SolarQuotes Bonus Vodcast: Smart Energy Conference

Join the SQ gang for a quick-and-dirty, on-the-road vodcast covering their first day at the Smart Energy Conference & Exhibition in Sydney, held earlier this week.

0:51 – Finn headed to the University of Technology Sydney, where he attended a presentation on a project where grid voltage has been controlled using nothing but solar inverters.

It turns out that while solar inverters have been known to cause overvoltage problems, they can also be used to actually fix the issue. Once Finn gets his head around a few aspects of reactive vs. real power, he’ll write up a blog post on the development.

3:22 – Ronald comments on the many solar panels showcased at the exhibition comprised of half-cut solar cells, DNVGL’s prediction world primary energy use (fossil fuels) will peak around 2035, and things aren’t looking good for Australia hitting its climate targets at the current rate of progress.

6:13 – Some of the other points of interest for Finn included:

– Rick Brazzale from Green Energy Markets believes solar feed in tariffs will reduce even if wholesale power prices increase (although they are expected to drop). The value of solar electricity will decrease simply because of the huge numbers of systems being installed.

– Mr. Brazzale commented that the home battery sector is one disaster away from industry collapse. Finn laments the focus on the retail side of home batteries in Australia, to the detriment of electrical safety. Ronald mentions a safer lithium-ion chemistry; lithium iron phosphate (LiFePO4).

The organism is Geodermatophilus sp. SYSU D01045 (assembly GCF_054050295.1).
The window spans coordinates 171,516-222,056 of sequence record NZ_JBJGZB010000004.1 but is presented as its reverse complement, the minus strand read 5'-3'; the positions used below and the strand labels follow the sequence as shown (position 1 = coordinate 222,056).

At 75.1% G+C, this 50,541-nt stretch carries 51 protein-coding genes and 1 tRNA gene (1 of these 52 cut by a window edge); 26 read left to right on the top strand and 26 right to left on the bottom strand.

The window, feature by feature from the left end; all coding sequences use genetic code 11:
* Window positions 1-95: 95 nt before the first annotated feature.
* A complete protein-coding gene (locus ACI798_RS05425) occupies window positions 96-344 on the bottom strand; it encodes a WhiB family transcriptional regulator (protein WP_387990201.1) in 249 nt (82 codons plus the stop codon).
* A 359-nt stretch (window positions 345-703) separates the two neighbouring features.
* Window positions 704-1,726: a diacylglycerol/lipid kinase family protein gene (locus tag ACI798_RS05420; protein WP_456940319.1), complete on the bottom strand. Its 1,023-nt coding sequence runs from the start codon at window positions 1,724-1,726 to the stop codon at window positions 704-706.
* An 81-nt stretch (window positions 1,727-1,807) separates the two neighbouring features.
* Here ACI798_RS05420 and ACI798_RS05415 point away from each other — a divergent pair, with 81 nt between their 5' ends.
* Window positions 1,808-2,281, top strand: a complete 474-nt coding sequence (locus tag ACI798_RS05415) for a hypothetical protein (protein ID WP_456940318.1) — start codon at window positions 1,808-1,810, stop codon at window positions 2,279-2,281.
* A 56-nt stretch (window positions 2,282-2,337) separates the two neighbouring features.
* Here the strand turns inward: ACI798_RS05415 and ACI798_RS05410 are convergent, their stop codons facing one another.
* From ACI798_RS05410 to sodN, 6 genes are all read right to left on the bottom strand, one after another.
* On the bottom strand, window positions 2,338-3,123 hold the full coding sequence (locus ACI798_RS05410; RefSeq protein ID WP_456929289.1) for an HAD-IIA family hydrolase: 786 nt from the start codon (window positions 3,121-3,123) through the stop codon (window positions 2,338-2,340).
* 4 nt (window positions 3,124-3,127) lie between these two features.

– A representative from NSW Fair Trading reminded attendees that in NSW (and some other states), an electrical contractor’s license is required just to sell solar power systems – and according to Finn, a number of retailers still aren’t aware of this.

– Battery expert Peter Coburn warned that installing the wrong battery brand could see home owners charged more for home insurance – a lot more. Mr. Coburn also raised end-of-life issues – disposing of one of the new generation battery systems could be a pricey endeavour.

– Finn says there were two standout products for him at the event. One was LG’s very first inverter, a hybrid type that will be available in capacities of 8kW and 10kW. Finn is sourcing more information on the unit, including pricing. The second product was the Fronius Primo Gen 24+, a single-phase hybrid inverter that will be available from July. The Primo Gen 24+ will be compatible with Fronius, LG and BYD batteries

About Michael Bloch

Michael caught the solar power bug after purchasing components to cobble together a small off-grid PV system in 2008. He's been reporting on Australian and international solar energy news ever since.

Comments

  1. Daniel Debreceny says

    Roll-up solar panels …. great for set-up of Green-Field sites.

    • I’m curious to see a bit more detail on that concept… if they are so light and quick to deploy, what keeps them from blowing away? Tent pegs? Or a couple of bricks?

      • Ronald Brakels says

        Long concrete blocks. I don’t have the information sheet I got from them with me at the moment, but I’ll look up the company name and find a link for you later.

      • Ronald Brakels says

        Here they are. They’re called 5 Billion Maverick:

        https://5b.com.au/

        Just a couple of years ago their technique would have seemed wasteful, but solar panels are so cheap now not mounting them at the optimal angle is not a big deal.

        A drawback is, being so close to the ground and at a low angle, dirt will be more of an issue than for more traditionally mounted panels.

        This sort of deployment would be useful for say a mine as they can have a project life of under seven years. Because there are no ground fixtures the solar installation can be folded up again and moved.

        • Thanks Ron…

          I had a quick look and after some careful consideration… I think this is a Bloody Good Idea.

          It won’t be perfect for all applications (e.g. cyclone prone areas) but could certainly be useful for plenty of other places.

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